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Pentagon Channel ‘Recon’ Sheds Light on Post-Traumatic Stress Disorder

By David Mays
Special to American Forces Press Service

WASHINGTON, Nov. 2, 2006 – The Pentagon Channel is taking an in-depth look at post-traumatic stress disorder in a new edition of its monthly documentary “Recon.” The half-hour show, called “The Wounds Within,” explores how the understanding of PTSD has evolved from the Civil War to World Wars I and II to Vietnam and now to operations Enduring Freedom and Iraqi Freedom.

It also demonstrates how the Department of Defense is aggressively treating servicemembers returning from battle today, Pentagon Channel officials said.

“It’s not a small problem,” said Air Force Master Sgt. Daniela Marchus, who hosts the show. “Seeking help is such an important thing.”

Former Marine David Powell is featured in “The Wounds Within.” He was shot outside Danang, Vietnam, in 1968. “I saw the track of the bullet pass through the flak jacket of the fellow in front of me, and it was as if someone was pulling a thread,” Powell said. “The recall is vivid beyond imagination.”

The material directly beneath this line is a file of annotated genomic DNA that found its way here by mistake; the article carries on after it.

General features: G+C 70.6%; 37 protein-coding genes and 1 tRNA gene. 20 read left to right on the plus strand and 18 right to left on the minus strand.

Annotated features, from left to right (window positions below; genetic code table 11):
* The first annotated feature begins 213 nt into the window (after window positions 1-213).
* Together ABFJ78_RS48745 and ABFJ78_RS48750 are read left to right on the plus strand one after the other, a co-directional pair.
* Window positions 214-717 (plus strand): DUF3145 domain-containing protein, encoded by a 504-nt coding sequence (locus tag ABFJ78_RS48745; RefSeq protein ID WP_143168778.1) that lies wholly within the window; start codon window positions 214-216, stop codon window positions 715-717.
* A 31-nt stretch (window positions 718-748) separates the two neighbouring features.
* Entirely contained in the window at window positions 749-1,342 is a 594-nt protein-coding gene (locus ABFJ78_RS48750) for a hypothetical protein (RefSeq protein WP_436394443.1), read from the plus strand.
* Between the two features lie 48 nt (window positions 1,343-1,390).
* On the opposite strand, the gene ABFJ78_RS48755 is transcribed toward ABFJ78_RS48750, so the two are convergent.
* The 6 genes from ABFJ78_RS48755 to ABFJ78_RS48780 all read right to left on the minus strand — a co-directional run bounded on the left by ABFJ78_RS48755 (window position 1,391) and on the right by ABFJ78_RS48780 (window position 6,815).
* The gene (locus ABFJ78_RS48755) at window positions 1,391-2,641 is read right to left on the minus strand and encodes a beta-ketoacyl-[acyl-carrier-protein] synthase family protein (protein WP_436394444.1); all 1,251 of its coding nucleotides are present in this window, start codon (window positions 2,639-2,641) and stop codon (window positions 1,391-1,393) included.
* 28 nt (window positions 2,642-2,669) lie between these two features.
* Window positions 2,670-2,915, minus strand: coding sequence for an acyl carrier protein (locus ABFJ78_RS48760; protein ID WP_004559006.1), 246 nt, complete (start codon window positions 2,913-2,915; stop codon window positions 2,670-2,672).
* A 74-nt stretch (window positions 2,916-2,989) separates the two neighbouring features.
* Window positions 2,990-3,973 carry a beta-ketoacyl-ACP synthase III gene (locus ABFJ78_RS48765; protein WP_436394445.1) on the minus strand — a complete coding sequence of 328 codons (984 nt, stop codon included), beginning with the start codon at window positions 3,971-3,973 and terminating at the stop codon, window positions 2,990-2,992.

Powell returned from battle with a Purple Heart but limited treatment options. “There was no decompression,” he said. “You were one thing: a combat veteran trying to save your own life.”

Army Pfc. Brian Daniels also is profiled in this program. His right leg was severely injured when a roadside bomb rocked his Humvee in Iraq. “I remember the smell, the sound,” he said. “It seems like it was yesterday.”

Unlike his counterparts wounded in Vietnam, Daniels was diagnosed with PTSD and quickly offered counseling.

“In the Civil War it was called ‘nostalgia’; following World War I it was called ‘shell shock’; following World War II it was called ‘combat fatigue’,” Dr. Robert Ursano of the Uniformed Services University of the Health Sciences told “Recon” producers. “There’s always been a name, but never as much focus and trying to understand and intervene.”

But even with today’s understanding and treatment, “The Wounds Within” shows why many servicemembers refuse to seek help.

“There’s a stigmatization of mental health,” said Army Lt. Gen. Kevin Kiley, the service’s surgeon general. “It’s a challenge to break through the stigma.”

Many other wounded servicemembers share very personal stories of how they survived, how they were able to seek treatment and how they are coping today in this emotionally charged “Recon.”

Marchus said she hopes “The Wounds Within” will spark discussion about PTSD and prompt servicemembers who are suffering in silence to ask for help. “They are suffering emotionally,” she said. “They are not alone.”

“Recon: The Wounds Within” premiers tomorrow at noon Eastern on the Pentagon Channel. It will encore throughout the month.

(David Mays works for the Pentagon Channel.)

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